2021/09/Lisa-Burnell-and-Kenji-4.jpg

Lisa & Kenji

By Lisa Burnell

Kenji entered my life suddenly and unexpectedly; the kind of way that can only be fate. I’d opened my phone at the perfect time, scrolled through social media just the perfect amount, and somehow had the perfect algorithms, which brought up his perfect photo.

I drove to view him—I got lost. I emailed about him—it got lost. But as he was moved around from foster home to foster home, weeks of his chocolate-colored coat and tiny flopped ears consumed my mind. And yet somehow (I still don’t know how), he remained unadopted, and soon remained mine.

Although the third pitbull to live in my home, my relationship with Kenji has been different in many ways. He is my first experience with animal adoption, which has introduced me to volunteering in animal shelters, rescue tactics, fundraising, breed legislation, and much more.

Photo by Neil Burton

He is also what I now consider my Lockdown Luck, having adopted him only a few months before covid-19 hit South Africa. These months at home (suddenly finding myself without work and feeling trapped in forced quarantine) with him have given me the reason and the responsibility—the resilience—to keep waking up and to keep trying to overcome the covid chaos.

But mostly, when I adopted him I was suffering with a really badly torn ankle that just wasn’t healing, and without health insurance to have proper treatment, I’d made it worse by not having it seen to. I was living in constant pain and constant fear that I’d never walk properly again. But within 3 weeks of living with Kenji the strangest thing happened: I had no pain.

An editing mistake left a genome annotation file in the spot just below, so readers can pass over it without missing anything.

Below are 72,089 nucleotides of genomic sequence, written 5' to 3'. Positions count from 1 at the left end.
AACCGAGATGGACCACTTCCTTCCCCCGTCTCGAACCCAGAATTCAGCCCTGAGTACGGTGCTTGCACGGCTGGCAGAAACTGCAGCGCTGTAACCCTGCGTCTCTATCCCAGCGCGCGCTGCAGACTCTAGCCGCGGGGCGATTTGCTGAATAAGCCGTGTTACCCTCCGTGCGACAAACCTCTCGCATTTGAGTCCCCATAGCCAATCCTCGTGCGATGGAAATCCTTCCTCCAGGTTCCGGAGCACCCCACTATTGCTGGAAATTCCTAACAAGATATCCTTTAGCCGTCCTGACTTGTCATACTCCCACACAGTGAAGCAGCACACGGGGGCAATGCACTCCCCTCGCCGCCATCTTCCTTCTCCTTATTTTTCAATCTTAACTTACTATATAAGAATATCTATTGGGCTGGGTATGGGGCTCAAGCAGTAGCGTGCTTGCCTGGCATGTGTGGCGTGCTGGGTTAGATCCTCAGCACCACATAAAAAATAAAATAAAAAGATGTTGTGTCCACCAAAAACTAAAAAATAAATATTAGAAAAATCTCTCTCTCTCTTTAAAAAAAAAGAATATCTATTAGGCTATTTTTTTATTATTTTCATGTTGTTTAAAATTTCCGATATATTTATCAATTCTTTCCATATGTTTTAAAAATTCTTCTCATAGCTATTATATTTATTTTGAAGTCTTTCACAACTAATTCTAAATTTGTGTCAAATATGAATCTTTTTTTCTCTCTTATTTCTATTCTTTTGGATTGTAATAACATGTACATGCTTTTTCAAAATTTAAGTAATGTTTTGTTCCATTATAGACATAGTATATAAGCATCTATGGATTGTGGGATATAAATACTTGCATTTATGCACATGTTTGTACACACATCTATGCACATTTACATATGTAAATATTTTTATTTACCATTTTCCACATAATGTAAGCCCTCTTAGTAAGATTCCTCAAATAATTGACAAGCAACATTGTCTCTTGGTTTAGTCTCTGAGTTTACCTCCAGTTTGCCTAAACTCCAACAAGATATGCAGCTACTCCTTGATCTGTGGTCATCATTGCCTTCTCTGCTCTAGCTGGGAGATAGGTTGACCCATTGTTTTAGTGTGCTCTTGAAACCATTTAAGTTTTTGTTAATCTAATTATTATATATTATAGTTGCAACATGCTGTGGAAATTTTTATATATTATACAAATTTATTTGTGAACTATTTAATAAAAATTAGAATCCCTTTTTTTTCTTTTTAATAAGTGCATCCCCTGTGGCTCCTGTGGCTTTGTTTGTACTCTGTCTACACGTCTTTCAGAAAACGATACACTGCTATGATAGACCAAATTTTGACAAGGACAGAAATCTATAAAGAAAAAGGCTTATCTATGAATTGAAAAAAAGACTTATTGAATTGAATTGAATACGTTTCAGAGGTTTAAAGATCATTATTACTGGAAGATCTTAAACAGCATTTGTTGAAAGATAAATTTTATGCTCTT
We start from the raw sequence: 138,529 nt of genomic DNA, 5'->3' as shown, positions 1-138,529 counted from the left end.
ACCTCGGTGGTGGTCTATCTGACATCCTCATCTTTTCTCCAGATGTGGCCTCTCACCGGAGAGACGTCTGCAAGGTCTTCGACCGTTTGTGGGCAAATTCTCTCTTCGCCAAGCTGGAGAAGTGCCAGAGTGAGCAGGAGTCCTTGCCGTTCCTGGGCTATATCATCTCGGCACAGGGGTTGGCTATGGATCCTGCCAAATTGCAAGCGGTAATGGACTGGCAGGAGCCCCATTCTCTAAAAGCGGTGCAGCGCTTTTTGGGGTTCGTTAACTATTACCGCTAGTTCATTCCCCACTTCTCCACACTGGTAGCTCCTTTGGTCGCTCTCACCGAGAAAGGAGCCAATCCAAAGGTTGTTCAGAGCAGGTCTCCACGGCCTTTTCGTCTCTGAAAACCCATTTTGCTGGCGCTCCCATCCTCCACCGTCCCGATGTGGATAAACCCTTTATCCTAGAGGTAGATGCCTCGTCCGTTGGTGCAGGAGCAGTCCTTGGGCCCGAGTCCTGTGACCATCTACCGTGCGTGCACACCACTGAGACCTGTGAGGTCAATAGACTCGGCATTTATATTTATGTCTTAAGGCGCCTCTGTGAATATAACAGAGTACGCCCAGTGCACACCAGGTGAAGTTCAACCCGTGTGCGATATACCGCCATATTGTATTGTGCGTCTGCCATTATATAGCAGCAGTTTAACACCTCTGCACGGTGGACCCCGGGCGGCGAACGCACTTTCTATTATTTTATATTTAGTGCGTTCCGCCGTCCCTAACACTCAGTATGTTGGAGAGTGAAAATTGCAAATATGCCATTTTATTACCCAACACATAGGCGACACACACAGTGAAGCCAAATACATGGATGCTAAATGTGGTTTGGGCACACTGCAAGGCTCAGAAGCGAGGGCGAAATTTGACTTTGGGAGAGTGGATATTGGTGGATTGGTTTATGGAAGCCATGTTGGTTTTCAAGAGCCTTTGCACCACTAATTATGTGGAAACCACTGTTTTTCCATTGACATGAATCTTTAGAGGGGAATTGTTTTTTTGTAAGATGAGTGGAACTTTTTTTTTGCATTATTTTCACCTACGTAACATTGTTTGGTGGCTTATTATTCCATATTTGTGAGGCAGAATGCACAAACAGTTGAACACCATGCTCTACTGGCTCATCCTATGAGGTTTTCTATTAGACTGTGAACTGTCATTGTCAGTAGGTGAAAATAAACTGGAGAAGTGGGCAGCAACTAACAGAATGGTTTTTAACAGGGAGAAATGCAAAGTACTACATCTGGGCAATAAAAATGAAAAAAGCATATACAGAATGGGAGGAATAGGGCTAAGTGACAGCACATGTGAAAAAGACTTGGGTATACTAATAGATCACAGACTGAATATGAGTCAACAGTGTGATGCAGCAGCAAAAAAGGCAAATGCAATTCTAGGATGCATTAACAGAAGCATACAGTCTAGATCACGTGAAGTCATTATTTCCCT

Feeling completely confused while trying to convince myself it could only be coincidence, I found myself on the Internet typing, “What happens in my brain when I look at my dog?”

The results took my breath away. Article after article revealed the restorative power of animals, the increase in oxytocin in the human brain when looking into an animal’s eyes, the bonding, the attachment…the healing.

I couldn’t stop reading. When one of the search results brought up Mutual Rescue: How Adopting a Homeless Animal Can Save You, Too, I ordered the book immediately. It changed my life.

Opening my eyes up to a world of multispecies human-animal relations, the Mutual Rescue book introduced me to a field of studies that I’d always had a longing for but didn’t know existed; a world that made sense.

I enrolled back into university and am now completing a Master’s degree with a focus on human-animal studies. Slowly it feels like all the pieces of my life are (finally) falling into place. Kenji rebirthed and reignited who I was always meant to become.

After adopting him, the sound of his little footsteps became my medicine. I am absolutely convinced that it was his presence, and the life that he brought into my home and into my heart, that willed my body into healing itself.

Photo by Angela Riley

I don’t think we’ve even scratched the surface yet on the beautiful entanglement that truly exists between humans and nature. I have to believe that we don’t only meet certain animals by coincidence, it cannot always just be chance. Some relationships and some companionships are simply meant to be.

We now foster pitbull puppies until they find their perfect home, the way others did for Kenji. While I feed the pups, it’s Kenji who raises them to be gentle, loving and kind; he shows them how to break stigma. He has forever transformed my life, and knowing him is my greatest joy.

He is my great love story.

Lisa Burnell is a South African documentary photographer with a deep and long love for pitbull-type dogs. Her graduate research focuses on human-animal relations between pitbull-type dogs and humans in post-apartheid South Africa.

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